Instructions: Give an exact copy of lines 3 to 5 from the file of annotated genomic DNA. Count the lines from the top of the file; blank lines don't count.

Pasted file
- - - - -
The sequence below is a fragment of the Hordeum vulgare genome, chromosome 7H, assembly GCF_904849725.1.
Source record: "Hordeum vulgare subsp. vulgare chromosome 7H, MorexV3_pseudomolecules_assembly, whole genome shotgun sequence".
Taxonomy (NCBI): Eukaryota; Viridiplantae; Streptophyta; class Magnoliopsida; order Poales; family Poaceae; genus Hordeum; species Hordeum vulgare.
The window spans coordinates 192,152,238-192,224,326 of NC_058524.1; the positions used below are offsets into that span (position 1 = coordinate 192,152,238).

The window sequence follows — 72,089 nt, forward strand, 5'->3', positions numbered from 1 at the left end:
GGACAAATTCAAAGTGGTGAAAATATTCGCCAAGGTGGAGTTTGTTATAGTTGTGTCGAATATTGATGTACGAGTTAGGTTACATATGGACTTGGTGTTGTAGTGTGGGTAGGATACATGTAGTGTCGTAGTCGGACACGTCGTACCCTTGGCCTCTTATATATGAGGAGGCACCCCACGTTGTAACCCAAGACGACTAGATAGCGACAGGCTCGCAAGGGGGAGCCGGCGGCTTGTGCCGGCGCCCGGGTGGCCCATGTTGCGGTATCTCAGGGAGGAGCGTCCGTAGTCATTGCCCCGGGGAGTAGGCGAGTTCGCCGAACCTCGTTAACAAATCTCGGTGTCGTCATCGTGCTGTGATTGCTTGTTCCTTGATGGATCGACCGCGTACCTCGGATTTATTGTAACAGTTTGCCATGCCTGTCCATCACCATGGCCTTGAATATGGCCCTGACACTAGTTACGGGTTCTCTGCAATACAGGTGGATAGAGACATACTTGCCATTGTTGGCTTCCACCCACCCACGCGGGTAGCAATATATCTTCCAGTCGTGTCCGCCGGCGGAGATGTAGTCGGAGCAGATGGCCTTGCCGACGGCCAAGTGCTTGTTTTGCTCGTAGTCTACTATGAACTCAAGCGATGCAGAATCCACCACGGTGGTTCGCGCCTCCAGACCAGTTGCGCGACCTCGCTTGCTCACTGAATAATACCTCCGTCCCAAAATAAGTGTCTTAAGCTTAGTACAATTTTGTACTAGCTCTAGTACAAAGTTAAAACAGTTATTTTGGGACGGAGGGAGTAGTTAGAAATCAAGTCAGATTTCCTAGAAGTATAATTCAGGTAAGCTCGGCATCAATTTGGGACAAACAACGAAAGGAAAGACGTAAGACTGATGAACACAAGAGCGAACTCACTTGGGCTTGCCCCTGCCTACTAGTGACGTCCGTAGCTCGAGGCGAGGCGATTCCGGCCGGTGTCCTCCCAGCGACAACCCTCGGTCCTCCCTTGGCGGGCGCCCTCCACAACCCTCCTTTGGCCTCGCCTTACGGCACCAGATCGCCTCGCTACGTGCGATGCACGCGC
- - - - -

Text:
Taxonomy (NCBI): Eukaryota; Viridiplantae; Streptophyta; class Magnoliopsida; order Poales; family Poaceae; genus Hordeum; species Hordeum vulgare.
The window spans coordinates 192,152,238-192,224,326 of NC_058524.1; the positions used below are offsets into that span (position 1 = coordinate 192,152,238).

The window sequence follows — 72,089 nt, forward strand, 5'->3', positions numbered from 1 at the left end: